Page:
“It’s distressing not to get a good answer,” Feinstein told the judge.
All Eyes on November
Barrett was grilled in 30-minute segments by Democrats who remained strongly opposed to allowing President Donald Trump a third Supreme Court appointment prior to the upcoming election.
Her presence would shift the court’s ideological balance in a decidedly more conservative direction than with the unabashedly liberal Ginsburg, a Bill Clinton appointee.
But Republicans—still reeling in some ways from the skulduggery of the Left’s 2018 attempt to derail Justice Brett Kavanaugh‘s confirmation with uncorroborated rape allegations—shrugged off the distinct possibility that Barrett may likewise receive a party-line vote.
They argued that Trump’s 2016 election and the addition of a handful of Senate seats in the 2018 midterms offered a clear mandate, which Democrats were more or less powerless to stop.
Underscoring his confidence, committee chair Lindsey Graham, R-SC, further roiled Feinstein and others, announcing Monday that he planned to speed up the pace by holding an initial committee vote on Thursday morning, before the hearings had officially finished.
That would allow final approval by the panel one week later and a vote for confirmation by the full Senate on Oct. 26.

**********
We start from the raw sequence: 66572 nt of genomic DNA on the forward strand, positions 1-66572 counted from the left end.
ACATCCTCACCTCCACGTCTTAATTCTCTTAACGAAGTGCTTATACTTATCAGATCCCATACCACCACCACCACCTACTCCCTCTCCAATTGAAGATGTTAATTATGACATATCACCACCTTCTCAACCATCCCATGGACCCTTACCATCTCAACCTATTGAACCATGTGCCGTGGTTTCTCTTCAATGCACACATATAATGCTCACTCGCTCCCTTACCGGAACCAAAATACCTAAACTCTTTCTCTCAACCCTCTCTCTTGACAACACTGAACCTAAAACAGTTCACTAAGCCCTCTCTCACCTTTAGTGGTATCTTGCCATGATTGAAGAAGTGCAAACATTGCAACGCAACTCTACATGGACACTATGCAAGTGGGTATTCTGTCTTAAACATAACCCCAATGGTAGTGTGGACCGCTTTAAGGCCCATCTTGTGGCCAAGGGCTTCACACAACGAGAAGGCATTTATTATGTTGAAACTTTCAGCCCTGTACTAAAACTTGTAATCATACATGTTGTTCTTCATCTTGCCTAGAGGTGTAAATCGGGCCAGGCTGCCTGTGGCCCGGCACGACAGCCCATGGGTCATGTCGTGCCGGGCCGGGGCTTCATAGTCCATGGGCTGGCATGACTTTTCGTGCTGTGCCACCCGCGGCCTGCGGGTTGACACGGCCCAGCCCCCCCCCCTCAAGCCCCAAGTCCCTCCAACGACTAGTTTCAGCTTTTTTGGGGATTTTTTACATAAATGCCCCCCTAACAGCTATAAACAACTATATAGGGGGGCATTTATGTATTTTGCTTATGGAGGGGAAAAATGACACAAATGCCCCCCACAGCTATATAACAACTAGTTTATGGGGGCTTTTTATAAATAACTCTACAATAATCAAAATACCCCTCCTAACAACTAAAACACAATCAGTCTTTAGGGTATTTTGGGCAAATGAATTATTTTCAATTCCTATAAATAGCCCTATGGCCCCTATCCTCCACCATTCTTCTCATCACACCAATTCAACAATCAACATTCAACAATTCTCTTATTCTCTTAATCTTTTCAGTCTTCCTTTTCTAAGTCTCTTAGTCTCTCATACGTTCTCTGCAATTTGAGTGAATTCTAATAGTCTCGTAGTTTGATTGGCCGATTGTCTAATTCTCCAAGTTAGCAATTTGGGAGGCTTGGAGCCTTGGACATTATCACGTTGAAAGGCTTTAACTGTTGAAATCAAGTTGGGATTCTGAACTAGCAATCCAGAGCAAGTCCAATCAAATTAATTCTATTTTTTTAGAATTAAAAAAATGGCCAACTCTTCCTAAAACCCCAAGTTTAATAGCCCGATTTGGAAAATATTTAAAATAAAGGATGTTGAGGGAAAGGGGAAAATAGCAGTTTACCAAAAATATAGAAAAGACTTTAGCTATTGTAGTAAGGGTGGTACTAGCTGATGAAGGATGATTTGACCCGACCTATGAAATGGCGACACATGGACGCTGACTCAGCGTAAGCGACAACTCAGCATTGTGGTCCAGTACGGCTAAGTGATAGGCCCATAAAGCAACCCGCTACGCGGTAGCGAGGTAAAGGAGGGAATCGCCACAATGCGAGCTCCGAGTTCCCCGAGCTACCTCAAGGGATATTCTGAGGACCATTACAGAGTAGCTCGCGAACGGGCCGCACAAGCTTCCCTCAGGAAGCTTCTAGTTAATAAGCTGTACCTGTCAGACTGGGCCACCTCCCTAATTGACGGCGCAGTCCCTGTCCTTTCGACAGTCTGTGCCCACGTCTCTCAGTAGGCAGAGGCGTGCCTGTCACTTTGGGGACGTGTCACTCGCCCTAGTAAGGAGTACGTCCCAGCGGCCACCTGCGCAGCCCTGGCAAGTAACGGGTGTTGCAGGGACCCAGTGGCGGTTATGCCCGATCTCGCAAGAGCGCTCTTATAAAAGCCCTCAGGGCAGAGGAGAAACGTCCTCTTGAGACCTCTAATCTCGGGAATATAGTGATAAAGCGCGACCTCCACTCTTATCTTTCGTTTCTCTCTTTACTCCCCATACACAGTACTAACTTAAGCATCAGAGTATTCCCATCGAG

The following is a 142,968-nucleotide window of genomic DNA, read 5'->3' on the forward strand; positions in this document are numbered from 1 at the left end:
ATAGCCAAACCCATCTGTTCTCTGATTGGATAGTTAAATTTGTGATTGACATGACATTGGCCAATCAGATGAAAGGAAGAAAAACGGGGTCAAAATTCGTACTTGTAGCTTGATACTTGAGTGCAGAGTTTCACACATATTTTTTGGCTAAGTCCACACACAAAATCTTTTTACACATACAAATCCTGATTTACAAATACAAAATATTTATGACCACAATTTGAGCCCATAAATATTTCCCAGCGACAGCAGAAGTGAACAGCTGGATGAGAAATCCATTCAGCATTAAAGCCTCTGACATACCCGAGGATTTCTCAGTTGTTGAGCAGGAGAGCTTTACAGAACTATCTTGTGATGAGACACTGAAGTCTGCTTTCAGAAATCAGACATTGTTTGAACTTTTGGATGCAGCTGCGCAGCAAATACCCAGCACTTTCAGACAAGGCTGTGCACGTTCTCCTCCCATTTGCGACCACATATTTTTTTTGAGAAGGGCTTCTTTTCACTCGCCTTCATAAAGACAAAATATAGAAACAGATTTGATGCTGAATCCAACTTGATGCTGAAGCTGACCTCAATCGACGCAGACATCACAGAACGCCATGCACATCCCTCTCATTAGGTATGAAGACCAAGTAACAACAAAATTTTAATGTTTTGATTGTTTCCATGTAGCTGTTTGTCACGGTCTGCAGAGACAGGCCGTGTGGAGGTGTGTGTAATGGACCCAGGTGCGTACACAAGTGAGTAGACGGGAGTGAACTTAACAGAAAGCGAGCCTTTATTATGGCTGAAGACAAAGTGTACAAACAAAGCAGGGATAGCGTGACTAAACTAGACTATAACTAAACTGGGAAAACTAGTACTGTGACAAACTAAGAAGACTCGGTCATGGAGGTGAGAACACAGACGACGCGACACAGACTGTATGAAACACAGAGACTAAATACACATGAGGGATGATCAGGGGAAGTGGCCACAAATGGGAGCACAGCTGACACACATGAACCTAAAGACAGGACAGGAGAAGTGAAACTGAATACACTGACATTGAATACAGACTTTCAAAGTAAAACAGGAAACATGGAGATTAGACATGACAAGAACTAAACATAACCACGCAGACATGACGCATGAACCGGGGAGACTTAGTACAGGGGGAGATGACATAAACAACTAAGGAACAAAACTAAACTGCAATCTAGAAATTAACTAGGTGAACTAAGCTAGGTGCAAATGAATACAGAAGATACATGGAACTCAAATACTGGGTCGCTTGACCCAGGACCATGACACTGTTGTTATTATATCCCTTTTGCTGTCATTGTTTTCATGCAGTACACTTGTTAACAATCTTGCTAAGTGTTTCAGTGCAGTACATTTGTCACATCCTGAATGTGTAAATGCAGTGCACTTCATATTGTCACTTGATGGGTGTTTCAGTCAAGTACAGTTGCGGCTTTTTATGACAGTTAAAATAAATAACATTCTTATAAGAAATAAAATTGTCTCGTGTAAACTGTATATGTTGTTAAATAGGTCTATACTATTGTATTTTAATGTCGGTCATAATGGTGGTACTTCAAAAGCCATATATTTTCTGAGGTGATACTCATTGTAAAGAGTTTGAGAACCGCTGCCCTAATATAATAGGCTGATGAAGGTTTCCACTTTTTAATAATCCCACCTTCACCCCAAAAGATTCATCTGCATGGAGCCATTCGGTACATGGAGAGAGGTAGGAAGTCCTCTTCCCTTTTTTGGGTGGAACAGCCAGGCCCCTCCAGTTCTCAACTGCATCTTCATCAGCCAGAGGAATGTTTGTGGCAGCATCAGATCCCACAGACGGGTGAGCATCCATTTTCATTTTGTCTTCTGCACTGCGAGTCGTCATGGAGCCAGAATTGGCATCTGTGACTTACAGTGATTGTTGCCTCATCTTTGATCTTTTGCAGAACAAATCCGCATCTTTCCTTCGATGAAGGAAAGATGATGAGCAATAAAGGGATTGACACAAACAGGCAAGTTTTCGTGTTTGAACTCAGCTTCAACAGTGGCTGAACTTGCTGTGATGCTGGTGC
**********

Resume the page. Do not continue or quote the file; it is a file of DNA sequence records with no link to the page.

Amid Democrat hand-wringing over whether a disputed Nov. 3 election could, once again, be thrown to the high court, Barrett declined to say whether she would recuse herself from any election-related cases involving Trump.
Such was the situation when the court agreed to hear Bush v. Gore in 2000. The court’s Republican majority decided in the split case that Florida’s secretary of state had the right to certify GOP candidate George W. Bush’s victory even as Democrat rival Al Gore pushed for a more extensive recount in several counties where ballot mishandling was rife.
That decision was among the first signs of trouble for the long-buffered court, which has increasingly been relied upon to resolve polarizing disputes that legislative gridlock is unable to satisfactorily address.
However, Barrett testified she has not spoken to Trump or his team about the court’s role in resolving election matters, and that doing so would be a “gross violation” of judicial independence.
Pressed by panel Democrats, she also declined to commit to recusing herself from post-election cases. She noted that even the recusal process had very strict policies regulating it and would require consultation with other justices and law clerks.
“I can’t offer an opinion on recusal without short-circuiting that entire process,” she said.
Obsessing over Obamacare
Democrats on the committee spent a considerable amount of time on Monday, during the first day of hearings, hyping a Nov. 10 case that involves the Affordable Care Act.
The case, Texas v. California, aims to determine whether the sweeping 2010 healthcare legislation is still applicable after the Trump-era nullification of the controversial individual mandate, which required people to either obtain insurance or pay a penalty.